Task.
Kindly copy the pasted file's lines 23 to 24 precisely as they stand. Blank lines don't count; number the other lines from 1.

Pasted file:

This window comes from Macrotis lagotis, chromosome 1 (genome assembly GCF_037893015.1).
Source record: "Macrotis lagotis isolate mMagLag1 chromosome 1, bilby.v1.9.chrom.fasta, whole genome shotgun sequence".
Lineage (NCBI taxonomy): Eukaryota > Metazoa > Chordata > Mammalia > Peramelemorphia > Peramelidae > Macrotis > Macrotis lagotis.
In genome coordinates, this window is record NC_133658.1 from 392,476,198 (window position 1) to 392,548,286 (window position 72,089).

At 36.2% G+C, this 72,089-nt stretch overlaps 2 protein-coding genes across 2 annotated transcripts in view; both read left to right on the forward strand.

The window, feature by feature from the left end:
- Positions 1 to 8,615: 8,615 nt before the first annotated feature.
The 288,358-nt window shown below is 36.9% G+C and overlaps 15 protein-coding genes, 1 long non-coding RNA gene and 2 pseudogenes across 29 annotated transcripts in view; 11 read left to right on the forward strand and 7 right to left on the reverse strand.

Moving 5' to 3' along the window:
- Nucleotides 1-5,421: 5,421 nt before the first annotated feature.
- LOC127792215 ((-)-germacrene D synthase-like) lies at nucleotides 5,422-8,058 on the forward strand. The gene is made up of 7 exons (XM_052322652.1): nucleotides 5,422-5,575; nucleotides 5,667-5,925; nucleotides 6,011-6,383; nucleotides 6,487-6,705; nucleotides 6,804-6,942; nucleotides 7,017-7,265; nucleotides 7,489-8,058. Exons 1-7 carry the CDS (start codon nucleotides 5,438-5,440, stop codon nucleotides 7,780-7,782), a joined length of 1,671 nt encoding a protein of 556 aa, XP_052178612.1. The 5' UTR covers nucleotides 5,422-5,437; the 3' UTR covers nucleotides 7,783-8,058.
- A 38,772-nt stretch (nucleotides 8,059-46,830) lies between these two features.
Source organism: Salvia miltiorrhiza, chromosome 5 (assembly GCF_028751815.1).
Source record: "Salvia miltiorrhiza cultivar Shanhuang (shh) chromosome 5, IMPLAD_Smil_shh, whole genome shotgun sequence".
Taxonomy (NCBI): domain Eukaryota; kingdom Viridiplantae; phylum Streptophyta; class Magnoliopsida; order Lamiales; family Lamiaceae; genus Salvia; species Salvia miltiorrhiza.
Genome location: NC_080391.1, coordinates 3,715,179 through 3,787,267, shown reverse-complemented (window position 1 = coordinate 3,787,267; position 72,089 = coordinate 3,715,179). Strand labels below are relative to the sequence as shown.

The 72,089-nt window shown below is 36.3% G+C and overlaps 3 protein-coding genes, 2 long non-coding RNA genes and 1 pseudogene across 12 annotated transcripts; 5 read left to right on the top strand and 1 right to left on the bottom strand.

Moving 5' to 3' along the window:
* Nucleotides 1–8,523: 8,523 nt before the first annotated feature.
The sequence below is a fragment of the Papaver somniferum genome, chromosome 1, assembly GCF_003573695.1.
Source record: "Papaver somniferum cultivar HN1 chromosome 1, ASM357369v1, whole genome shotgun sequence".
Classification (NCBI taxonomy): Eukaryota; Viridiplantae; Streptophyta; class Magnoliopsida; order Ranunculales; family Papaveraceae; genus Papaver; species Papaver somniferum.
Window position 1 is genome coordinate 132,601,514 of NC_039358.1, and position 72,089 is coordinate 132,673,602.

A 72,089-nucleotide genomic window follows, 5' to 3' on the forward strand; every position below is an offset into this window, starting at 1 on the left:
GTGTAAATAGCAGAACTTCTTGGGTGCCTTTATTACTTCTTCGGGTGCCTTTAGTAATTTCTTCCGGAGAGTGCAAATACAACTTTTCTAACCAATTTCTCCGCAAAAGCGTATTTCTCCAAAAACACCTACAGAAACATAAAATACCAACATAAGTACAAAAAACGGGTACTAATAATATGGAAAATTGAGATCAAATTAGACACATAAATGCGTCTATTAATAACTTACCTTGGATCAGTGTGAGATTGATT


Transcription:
Window position 1 is genome coordinate 132,601,514 of NC_039358.1, and position 72,089 is coordinate 132,673,602.

A 72,089-nucleotide genomic window follows, 5' to 3' on the forward strand; every position below is an offset into this window, starting at 1 on the left: